In its statement announcing the quantitative easing plan, the Bank of England stated it is in response to “an economic shock that could be sharp and large but should be temporary.”
Impact of QE in the economy
David Jane, who jointly runs a range of four multi-asset funds at Premier Miton Investors, is generally more sceptical of the potential positive impact of QE on the real economy.
He says the effectiveness or otherwise of the government’s own spending plans will determine the overall impact.
Mr Jane says: “It doesn’t matter how much interest rates and QE they do - unless the market can really get an understanding of the profit impact from the virus, and which companies will survive, it's difficult to see equities really motoring.
"Individual stocks may find levels and rally but the index as a whole require more certainty.
"QE is ineffective now as markets are deleveraging as the external shock is too great.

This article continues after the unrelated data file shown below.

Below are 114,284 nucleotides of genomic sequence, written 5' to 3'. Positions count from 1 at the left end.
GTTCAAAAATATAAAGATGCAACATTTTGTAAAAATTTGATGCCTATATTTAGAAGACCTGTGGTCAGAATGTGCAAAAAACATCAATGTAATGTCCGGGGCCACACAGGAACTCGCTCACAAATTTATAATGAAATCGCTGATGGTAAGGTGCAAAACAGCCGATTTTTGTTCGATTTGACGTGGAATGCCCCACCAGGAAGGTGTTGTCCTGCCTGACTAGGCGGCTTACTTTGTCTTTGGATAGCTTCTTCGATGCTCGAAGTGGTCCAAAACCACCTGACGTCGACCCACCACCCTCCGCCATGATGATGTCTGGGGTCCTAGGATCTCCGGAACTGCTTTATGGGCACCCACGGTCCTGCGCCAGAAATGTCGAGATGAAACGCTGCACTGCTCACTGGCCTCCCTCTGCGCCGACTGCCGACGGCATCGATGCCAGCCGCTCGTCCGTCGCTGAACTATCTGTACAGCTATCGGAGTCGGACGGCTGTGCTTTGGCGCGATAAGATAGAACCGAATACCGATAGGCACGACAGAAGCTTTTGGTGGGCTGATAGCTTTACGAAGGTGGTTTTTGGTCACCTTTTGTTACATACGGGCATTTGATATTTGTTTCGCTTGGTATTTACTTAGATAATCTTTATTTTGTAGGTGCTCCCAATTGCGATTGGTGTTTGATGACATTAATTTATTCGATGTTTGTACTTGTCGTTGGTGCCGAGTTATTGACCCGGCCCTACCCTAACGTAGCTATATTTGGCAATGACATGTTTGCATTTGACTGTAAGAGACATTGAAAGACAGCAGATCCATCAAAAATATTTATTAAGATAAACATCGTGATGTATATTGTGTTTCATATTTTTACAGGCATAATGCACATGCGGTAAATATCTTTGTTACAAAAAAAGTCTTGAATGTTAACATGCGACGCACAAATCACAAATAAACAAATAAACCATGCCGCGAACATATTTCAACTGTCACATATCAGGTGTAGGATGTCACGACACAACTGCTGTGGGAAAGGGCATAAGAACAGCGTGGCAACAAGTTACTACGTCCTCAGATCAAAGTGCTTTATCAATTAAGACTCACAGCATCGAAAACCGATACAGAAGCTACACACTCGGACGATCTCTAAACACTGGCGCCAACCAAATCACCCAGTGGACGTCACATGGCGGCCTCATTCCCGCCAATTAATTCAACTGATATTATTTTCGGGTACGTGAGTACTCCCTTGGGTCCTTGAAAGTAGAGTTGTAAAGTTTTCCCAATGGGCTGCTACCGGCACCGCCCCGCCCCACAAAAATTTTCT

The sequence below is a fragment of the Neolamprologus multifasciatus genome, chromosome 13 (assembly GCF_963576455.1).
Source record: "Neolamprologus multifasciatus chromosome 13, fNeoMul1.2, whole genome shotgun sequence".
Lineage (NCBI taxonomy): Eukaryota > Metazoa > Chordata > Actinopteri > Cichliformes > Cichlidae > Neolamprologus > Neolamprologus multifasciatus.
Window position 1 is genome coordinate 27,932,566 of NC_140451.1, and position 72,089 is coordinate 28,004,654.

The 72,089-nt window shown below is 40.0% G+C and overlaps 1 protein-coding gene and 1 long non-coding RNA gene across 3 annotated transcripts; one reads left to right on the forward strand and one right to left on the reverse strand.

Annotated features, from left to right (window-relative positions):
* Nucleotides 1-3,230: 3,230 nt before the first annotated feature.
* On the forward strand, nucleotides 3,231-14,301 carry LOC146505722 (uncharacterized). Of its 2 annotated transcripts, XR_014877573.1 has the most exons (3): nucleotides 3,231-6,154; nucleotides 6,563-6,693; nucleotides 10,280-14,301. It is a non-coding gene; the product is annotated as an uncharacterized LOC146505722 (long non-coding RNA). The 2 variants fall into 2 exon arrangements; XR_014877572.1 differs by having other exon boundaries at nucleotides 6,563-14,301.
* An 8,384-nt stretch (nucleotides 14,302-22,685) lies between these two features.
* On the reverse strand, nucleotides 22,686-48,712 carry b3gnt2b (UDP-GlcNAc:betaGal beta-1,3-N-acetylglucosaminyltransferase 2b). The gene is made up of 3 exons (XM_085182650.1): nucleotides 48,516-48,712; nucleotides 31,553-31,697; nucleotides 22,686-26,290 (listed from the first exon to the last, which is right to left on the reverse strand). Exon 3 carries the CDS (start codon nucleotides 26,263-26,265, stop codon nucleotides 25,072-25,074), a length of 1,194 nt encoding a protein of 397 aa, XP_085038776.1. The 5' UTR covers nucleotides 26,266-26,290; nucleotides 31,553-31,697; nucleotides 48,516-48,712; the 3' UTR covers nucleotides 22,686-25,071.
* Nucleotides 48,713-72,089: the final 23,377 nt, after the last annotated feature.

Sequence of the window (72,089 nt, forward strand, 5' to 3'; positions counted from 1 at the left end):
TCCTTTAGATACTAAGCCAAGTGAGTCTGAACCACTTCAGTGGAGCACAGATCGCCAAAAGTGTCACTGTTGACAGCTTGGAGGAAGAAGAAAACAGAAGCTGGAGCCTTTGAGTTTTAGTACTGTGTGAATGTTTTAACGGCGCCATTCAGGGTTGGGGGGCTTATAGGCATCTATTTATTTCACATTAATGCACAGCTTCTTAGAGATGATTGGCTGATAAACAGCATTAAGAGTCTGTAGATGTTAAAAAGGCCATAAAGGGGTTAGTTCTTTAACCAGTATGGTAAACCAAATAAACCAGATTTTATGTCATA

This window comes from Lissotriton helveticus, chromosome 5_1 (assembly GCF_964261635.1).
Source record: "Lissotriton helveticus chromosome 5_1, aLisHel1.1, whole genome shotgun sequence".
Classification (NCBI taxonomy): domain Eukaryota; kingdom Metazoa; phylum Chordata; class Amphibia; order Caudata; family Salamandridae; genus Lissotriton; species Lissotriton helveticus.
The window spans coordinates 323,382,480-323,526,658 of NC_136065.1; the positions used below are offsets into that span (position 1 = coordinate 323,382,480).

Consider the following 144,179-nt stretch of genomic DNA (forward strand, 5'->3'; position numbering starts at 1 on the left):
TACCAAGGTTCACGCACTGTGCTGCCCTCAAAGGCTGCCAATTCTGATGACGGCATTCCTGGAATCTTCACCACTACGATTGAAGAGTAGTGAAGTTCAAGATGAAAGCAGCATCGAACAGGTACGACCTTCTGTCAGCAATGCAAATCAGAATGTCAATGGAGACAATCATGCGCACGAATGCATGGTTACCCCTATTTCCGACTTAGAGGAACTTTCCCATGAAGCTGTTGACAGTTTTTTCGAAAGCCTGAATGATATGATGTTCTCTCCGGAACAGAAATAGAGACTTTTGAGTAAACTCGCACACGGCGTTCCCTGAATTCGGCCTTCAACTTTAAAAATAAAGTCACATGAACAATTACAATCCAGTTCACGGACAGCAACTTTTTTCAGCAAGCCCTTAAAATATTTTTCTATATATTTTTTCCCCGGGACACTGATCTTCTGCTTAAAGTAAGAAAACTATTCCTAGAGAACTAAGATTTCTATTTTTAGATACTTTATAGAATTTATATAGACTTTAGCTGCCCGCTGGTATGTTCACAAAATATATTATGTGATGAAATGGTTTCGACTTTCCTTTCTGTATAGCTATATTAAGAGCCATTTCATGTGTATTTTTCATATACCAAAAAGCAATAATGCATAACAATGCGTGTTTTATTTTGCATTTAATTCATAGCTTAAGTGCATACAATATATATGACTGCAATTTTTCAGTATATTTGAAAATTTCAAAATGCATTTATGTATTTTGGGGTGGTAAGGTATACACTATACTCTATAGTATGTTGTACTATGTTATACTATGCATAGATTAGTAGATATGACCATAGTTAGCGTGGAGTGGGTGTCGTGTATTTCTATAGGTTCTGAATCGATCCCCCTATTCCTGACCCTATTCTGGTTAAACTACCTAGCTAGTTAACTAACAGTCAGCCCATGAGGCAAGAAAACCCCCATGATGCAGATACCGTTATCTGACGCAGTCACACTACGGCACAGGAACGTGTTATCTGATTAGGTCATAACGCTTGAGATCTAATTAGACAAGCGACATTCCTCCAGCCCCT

"The market has been unconvinced by recent QE-type measures, simply because they cannot change the reality of the economic disruption we are dealing with.
"When the financial crisis and then the eurozone crisis hit, these were financial issues and could be solved by financial means.
"The current situation is in the real economy, and while ample liquidity is a necessary condition for stabilisation it is insufficient on its own.”
He added that he did not think QE will lead to a fall in the value of the dollar, as the dollar is a safe haven asset class at times of market strife.
Mr Kamal agreed: "Strength in the US dollar during times of global stress is a well-known phenomenon.
"QE from the Fed won’t reverse that, especially as monetary loosening is being conducted en masse by all major central banks.
"As a result, dollar strength is likely to reverse only when there is some stabilisation in markets, which is dependent on better news regarding viral transmission and infection figures, not just stimulus."
The "wealth effect"
The reason many policymakers link the overall health of the economy to the performance of asset prices is called the “wealth effect”.
It works on the premise that if people see the value of assets they have, whether it be their house, their Isa, or their pension pot, rise in value, they then feel more confident about their economic prospects, and so are more inclined to spend more in the real economy.
That boosts short-term growth in the real economy.
The logical conclusion of a policy of printing vast quantities of extra cash and pumping it into the system at the same time that governments are ramping up spending is that inflation will follow suit.